Grade Low-Cost Aerial Video – Mastering Drone Footage – PART 3

October 16th, 2015 Jump to Comment Section 17

Drones give us stunning new perspectives for our films, but the video look they produce is often quite unsexy. So how do you grade and perfect aerial video from a low cost drone camera to make the low-bitrate footage look awesome? This was the question I asked myself when I finished my footage from the DJI Inspire 1

I spent a week filming with an entry level drone to create a stunning drone film. After many hours figuring out how to make the best of the footage I had, I created this 3-part video tutorial on mastering drone footage.

In PART I I talked about How to Shoot Aerial Video Like a Pro. In PART II I talked about Improving Aerial Video in Post.

Here is PART III, where I’ll show you how I graded and perfected the film with compositing.

Part I – Shoot Aerial Video Like a Pro

Part II – Improve Aerial Video in Post

These are the tips I would have needed when I started shooting. I wanted to get the best out of my drone footage and I didn’t find this knowledge elsewhere.

As discussed in the tutorials, the footage from low-cost drones come with a lot of drawbacks, very highly compressed codecs and low bitrates that make grading very difficult. In my tutorial I’m showing you how to make aerial video look and feel cinematic, how to raise the production value of your project with a few simple steps from shooting to final grading and compositing.

I hope you’ll enjoy these tutorials and they’ll help you get started. All 3 parts of the video series have some essential points I think anyone serious about aerial video can take something away from.

Equipment used

In part I and part II talked about why the DJI Inspire 1 for me is the best value for money low cost drone right now with the upgrade options to the new Zenmuse X5 and X5R cameras for better quality.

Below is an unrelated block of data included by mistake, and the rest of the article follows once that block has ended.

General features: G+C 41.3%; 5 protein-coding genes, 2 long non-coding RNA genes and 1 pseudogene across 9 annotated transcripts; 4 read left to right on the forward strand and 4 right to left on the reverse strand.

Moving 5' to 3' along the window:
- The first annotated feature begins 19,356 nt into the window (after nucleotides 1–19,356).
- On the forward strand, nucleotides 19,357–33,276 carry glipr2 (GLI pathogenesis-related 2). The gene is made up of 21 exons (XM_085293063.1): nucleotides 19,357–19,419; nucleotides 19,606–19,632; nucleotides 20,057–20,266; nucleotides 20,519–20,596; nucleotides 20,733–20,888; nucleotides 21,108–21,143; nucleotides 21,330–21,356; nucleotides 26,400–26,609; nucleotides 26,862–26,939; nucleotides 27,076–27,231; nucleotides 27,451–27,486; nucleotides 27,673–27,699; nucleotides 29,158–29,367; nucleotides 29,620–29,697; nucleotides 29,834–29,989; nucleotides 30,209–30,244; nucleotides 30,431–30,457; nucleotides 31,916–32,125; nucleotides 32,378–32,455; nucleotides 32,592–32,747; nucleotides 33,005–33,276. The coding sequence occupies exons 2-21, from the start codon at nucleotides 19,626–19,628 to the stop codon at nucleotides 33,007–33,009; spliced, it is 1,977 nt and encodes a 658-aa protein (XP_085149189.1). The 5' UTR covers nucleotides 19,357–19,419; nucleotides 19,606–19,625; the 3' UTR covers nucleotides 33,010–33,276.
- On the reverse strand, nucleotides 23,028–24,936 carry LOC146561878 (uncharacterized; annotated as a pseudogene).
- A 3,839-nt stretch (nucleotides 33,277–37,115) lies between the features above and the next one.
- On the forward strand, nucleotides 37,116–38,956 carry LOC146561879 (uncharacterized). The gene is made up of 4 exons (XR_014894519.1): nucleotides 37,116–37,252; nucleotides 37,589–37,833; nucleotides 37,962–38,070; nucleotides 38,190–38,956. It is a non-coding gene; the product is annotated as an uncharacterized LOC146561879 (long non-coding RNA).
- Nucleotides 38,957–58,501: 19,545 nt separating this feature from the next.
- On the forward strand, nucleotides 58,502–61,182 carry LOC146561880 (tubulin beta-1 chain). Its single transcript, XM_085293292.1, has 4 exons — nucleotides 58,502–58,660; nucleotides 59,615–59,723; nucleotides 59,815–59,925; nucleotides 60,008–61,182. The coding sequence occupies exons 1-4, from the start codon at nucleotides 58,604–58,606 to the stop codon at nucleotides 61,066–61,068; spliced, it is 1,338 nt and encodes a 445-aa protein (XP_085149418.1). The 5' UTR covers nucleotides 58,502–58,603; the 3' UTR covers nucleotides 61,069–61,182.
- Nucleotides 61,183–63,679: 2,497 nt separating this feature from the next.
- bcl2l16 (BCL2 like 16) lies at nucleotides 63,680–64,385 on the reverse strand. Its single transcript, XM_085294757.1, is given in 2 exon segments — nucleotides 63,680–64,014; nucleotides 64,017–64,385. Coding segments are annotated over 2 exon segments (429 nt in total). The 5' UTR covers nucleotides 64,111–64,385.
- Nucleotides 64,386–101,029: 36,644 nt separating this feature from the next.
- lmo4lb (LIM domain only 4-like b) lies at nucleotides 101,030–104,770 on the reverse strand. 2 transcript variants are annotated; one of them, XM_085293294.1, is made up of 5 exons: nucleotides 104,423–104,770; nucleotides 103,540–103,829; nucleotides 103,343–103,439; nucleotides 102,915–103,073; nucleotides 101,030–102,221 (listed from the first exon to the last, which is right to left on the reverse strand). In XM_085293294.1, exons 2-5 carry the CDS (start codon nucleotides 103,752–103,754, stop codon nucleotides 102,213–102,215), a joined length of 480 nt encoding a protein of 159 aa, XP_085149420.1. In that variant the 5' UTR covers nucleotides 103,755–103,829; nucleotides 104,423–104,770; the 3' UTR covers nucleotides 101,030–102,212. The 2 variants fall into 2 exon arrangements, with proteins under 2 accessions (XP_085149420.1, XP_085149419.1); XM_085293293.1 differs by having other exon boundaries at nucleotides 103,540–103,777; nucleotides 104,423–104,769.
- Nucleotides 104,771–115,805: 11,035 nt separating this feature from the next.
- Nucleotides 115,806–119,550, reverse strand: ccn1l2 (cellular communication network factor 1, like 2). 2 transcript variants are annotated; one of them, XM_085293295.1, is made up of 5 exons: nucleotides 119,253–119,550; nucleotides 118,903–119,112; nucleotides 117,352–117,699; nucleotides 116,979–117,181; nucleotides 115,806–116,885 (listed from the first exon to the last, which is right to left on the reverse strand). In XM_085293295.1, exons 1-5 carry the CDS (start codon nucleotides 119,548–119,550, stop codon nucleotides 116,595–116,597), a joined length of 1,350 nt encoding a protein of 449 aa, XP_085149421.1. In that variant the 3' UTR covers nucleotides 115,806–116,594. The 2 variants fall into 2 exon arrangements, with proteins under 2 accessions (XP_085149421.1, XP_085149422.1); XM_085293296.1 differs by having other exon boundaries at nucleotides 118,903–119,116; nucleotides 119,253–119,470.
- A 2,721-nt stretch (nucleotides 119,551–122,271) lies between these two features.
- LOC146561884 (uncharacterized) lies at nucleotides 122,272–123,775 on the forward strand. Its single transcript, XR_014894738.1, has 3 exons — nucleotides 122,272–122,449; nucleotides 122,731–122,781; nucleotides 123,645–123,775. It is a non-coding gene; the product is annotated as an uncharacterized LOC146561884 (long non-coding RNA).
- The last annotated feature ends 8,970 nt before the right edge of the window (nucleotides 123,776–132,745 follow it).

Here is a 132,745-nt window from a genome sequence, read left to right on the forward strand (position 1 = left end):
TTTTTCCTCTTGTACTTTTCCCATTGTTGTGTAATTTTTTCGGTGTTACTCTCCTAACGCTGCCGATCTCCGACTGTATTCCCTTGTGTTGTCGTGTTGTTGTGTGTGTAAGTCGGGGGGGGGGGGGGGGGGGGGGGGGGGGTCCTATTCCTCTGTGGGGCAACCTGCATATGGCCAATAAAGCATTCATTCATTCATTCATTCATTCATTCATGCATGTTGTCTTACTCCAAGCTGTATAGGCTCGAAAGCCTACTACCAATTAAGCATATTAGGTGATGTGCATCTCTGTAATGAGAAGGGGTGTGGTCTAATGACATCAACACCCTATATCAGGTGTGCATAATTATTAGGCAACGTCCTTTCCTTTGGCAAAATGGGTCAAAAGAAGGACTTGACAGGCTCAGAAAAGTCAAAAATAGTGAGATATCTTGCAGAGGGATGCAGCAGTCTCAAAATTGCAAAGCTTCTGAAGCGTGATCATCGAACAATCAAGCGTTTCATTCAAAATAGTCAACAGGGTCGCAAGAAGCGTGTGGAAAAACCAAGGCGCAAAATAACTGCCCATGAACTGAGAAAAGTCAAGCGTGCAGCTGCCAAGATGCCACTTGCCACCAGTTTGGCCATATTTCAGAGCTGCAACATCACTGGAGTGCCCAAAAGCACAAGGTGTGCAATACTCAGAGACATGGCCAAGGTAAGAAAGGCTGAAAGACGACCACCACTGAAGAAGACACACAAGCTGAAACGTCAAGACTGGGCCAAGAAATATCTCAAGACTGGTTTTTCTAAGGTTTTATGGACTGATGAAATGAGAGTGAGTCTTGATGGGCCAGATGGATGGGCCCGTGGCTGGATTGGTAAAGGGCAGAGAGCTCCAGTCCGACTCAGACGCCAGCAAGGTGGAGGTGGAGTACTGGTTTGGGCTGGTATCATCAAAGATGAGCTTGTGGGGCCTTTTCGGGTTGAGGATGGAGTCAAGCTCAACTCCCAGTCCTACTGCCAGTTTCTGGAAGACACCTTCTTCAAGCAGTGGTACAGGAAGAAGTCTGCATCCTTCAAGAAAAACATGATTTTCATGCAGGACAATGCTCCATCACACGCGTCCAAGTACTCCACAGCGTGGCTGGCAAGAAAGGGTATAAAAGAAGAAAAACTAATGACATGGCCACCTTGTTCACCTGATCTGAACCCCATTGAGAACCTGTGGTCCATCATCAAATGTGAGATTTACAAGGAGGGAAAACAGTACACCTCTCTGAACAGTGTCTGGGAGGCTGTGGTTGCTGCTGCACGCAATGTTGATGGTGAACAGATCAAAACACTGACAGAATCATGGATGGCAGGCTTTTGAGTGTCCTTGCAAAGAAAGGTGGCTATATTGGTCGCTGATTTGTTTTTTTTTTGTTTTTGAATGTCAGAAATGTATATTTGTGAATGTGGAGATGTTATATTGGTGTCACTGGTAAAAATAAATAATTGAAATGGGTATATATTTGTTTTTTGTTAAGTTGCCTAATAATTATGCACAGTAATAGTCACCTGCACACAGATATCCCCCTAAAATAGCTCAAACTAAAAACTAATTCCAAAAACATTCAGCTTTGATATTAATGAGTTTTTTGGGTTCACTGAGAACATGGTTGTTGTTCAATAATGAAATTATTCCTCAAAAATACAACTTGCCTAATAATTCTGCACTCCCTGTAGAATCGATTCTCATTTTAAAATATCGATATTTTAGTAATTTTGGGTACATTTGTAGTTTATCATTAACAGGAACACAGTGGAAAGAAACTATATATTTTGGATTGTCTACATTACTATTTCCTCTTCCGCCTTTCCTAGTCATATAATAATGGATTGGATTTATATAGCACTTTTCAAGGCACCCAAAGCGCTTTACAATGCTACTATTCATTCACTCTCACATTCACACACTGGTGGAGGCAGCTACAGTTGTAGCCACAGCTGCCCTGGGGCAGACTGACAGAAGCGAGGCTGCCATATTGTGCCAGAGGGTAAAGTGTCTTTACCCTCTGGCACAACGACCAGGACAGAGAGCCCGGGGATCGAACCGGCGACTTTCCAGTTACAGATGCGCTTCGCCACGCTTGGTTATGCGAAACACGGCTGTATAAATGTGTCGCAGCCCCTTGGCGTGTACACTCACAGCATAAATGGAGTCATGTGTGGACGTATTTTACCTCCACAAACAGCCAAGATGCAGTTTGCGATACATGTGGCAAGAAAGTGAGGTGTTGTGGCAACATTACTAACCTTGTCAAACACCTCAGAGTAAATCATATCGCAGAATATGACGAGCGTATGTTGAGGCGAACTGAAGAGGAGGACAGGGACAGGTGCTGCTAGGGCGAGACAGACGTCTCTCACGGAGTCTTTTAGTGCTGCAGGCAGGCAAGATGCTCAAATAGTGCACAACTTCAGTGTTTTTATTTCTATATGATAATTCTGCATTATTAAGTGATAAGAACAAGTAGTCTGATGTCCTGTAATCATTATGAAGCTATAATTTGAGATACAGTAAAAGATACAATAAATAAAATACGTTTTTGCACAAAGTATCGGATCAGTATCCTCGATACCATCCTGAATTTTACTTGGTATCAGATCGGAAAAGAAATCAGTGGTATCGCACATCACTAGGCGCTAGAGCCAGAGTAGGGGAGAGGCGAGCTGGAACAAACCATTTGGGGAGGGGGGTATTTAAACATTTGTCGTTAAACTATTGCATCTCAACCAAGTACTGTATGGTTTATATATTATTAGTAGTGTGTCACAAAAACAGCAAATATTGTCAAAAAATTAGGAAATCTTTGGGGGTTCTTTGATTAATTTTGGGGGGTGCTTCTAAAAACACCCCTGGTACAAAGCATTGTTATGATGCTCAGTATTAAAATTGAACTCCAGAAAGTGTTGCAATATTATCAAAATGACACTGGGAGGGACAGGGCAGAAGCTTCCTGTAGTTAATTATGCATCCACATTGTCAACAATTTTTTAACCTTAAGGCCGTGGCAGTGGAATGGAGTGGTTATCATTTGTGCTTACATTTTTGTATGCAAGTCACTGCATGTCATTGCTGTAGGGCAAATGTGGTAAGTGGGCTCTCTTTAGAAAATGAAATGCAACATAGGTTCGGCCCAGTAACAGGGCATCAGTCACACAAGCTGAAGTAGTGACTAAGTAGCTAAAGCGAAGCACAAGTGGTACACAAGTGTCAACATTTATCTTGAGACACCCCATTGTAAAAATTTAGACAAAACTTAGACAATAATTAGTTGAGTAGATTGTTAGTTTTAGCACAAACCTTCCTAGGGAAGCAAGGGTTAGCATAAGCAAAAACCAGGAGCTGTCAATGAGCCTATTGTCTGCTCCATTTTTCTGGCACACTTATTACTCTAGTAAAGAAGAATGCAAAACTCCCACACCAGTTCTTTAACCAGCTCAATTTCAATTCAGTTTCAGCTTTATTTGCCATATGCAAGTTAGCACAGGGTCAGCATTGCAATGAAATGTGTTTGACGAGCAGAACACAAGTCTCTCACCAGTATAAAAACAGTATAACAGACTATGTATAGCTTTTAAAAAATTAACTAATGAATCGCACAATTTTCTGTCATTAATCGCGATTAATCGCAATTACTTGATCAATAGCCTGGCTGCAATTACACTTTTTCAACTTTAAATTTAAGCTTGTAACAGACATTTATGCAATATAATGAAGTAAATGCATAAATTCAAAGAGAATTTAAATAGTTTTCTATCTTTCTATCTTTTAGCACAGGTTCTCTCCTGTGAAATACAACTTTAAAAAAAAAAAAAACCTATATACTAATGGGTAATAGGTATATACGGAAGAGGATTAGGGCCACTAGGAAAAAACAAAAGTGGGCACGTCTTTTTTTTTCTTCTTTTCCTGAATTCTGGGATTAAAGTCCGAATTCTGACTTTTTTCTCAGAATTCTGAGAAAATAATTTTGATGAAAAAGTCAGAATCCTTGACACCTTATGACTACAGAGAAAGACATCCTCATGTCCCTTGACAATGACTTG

The video above was shot without the upgrades on the normal DJI Inspire 1.

I recommend this package:

I do not recommend the hardcase version unless you use this for rental or a large production. The shell-case is perfect, lightweight and roomy and can hold both remotes and 9 batteries! (I got this wrong in my video, there are hidden compartments).

I did not have the high capacity batteries as mentioned above. It must be awesome to have those though. How many should you get? It really depends on how much you’ll shoot in a day.

I did not have the 4-battery charging station. It must be awesome to have it. It will charge one battery at a time overnight. If charging times are the same as the single chargers then it will probably take about 6 hours to charge 4 batteries.

Remember, practice is part of the package. Fly safely, edit tirelessly and grade meticulously. Then let us know what you learned in the process.

If you are interested in my LUT you can download it here.

Helpful Links:
Understanding Lumetri Color in Premiere Pro
After Effects Motion Tracking Tutorial

Music by
Salomon Ligthelm – Bones


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